The restaurants and attractions are fairly spread out around the island.  While you can get a taxi, that option would be expensive for an entire week.  We usually just rent a car because getting around is fairly easy…as long as you remember to stay on the left.  You can travel from the downtown area all the way to Rum Point in about 30 short minutes.  And you can continue all the way around the loop the circles by the lovely East End beaches, the blow holes, and some other good restaurants. 

 On our most recent visit, we opted to return to the East End and once again stay at Compass Point and dive with Ocean Frontiers. We had stayed with them on our previous visit in November 2005 and found their “valet diving” philosophy to be effortless. Although the effects of Hurricane Ivan’s destructive visit from October of 2004 were still noticeable, the island is still very beautiful.  This resort is fairly new, built in 2004, the two 9 unit condominium buildings sit right on the beach with the pool and dive shop nestled in between. They picked this location along the southern edge of the island due to its close proximity to the cut through the fringing reef. We stayed in an extremely nice 2 bedroom unit that was fully furnished. It had a complete kitchen, a full dining room, a spacious living room, 2 bedrooms and 2 full bathrooms.  Each unit also has a balcony with a dining table and chairs outside. The units are well kept and no amenity has been overlooked.  The kitchen has large counter spaces with toaster, blender, coffee pot, full size oven, refrigerator, and dishwasher.  Also hidden in the kitchen, you’ll find a full size washer and dryer should you need them.  Outside on the beach are grills for all the guests to use. The unofficial Compass Point mascots, Bubbles and Thumper, can usually be spotted roaming along the beach, too.

 The dive staff here takes care of everything. We set out our gear in the provided plastic crates the first morning and never had to touch it again until the end of the trip! They ask that you inspect the gear setup (which is a good thing to do all the time) the first day and let them know of any special arrangements you may have. After that they took care of everything. You arrive at the boat to find your equipment setup and ready to go, they change the tanks over after the first dive and just have you pile your stuff back in the crates when you arrive back at the dock. Yep, wetsuits, booties, and everything else goes in the crate to be rinsed, hung up to dry and magically reappear on the boat ready to go the next day!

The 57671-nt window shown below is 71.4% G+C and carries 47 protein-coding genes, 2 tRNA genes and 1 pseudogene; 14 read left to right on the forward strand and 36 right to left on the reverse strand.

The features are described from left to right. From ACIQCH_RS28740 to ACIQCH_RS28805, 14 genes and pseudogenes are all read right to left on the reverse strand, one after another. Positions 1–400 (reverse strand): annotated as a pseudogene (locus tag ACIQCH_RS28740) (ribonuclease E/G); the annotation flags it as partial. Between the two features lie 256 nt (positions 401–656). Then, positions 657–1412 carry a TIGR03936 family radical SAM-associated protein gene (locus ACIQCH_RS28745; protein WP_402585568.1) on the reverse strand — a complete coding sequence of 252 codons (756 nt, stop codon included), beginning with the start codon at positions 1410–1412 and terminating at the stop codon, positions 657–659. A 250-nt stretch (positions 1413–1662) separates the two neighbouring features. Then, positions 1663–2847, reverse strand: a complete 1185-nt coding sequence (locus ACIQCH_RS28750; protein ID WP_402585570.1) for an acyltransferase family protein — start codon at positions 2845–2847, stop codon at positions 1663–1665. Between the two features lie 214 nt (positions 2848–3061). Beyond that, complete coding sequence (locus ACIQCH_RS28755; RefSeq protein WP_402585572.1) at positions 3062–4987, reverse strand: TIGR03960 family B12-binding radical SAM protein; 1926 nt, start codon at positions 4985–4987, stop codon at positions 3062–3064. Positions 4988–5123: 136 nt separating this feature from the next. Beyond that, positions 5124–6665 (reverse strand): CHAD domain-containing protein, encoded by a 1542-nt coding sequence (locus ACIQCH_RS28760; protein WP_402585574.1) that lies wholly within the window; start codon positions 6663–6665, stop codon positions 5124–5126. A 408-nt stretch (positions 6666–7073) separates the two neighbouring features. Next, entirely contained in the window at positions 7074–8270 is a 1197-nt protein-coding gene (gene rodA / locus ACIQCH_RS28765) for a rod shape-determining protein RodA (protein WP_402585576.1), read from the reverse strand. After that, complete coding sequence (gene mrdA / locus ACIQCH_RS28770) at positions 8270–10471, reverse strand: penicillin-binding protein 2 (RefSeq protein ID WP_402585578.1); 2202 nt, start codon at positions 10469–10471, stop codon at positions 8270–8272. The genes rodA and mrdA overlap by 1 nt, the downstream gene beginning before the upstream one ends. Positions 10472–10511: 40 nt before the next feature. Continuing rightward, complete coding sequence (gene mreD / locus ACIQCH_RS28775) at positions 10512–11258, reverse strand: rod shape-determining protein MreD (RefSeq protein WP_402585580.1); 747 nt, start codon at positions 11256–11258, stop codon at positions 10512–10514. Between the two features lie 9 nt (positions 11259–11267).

Ocean Frontiers runs two boats, the 38’ catamaran Nauti-Cat and the Ocean Hawk, a 38’ mono hull. They limit each to a maximum of 12 divers so there’s lots of room for gear setup and cameras. On our first visit here we spent our time diving off the Nauti-Cat with Captain Spencer and DM’s Neal, Kaz and Karen for most of the week. Unfortunately, a tropical wave was headed our way and the high winds kept us pinned along the south side of the island. Part of the beauty of Compass Point/Ocean Frontiers location is the ability to dive sites all along the north, east and south sides of the island. So while the weather may keep you away from one area, there’s always an available alternative and we didn’t miss a day of diving.

 While I’ve always been a fan of the North Wall, there were some very good dives to be had along the south side of the island. Among our favorites for the week were Three Sisters – named for the three submerged pinnacles, Agatha, Bertha and Cleo. Lost Valley had some beautiful swim thrus and more pinnacles. Both of these would be good choices for Nitrox to extend your bottom time if you are so certified. Little House with its maze of swim thrus was named for the landmark “little house” on shore and a good second shallow dive. Jack McKinney’s Caverns, and Kangaroo Gorge were nice wall sites and Fantasea Land’s abundant fish life made a great second dive area. Detailed maps and descriptions of these and many of the other sites can be found on Ocean Frontier’s web site. 

 On our second visit we were able to try out the Ocean Hawk with newly promoted Captain Kaz. The weather was much more cooperative this time around and we had to opportunity to sample some of the dive sites around on the north side. The underwater topography here is very reminiscent of the more well known north wall sites around North Sound. Our favorites from this abbreviated trip where Babylon with it's pinnacle rising out from the wall and and the profuse fish life at Snapper Hole.     

 While there isn’t quite the selection of restaurants on this end of the island, that doesn’t mean there aren’t some good choices around. Dinner at Portafinos can’t be missed along with some fine seafood at the newly reopened Lighthouse.  They serve a nice variety of seafood and sandwiches at Rum Point, or a quicker lunch can be had across the street at Arlain’s for soup and sandwiches or a cheeseburger. Vivine's is a short distance up the road near the Wreck of the Ten Sails memorial. It serves a local clientele the traditional island fare. And of course Georgetown isn’t that far away with restaurants of all types.

 With such a great diving selection and amenities of all types it won’t be long before we are headed back again, and don’t even get me started on the Sister Islands! But that’s a subject for another Fish Tale.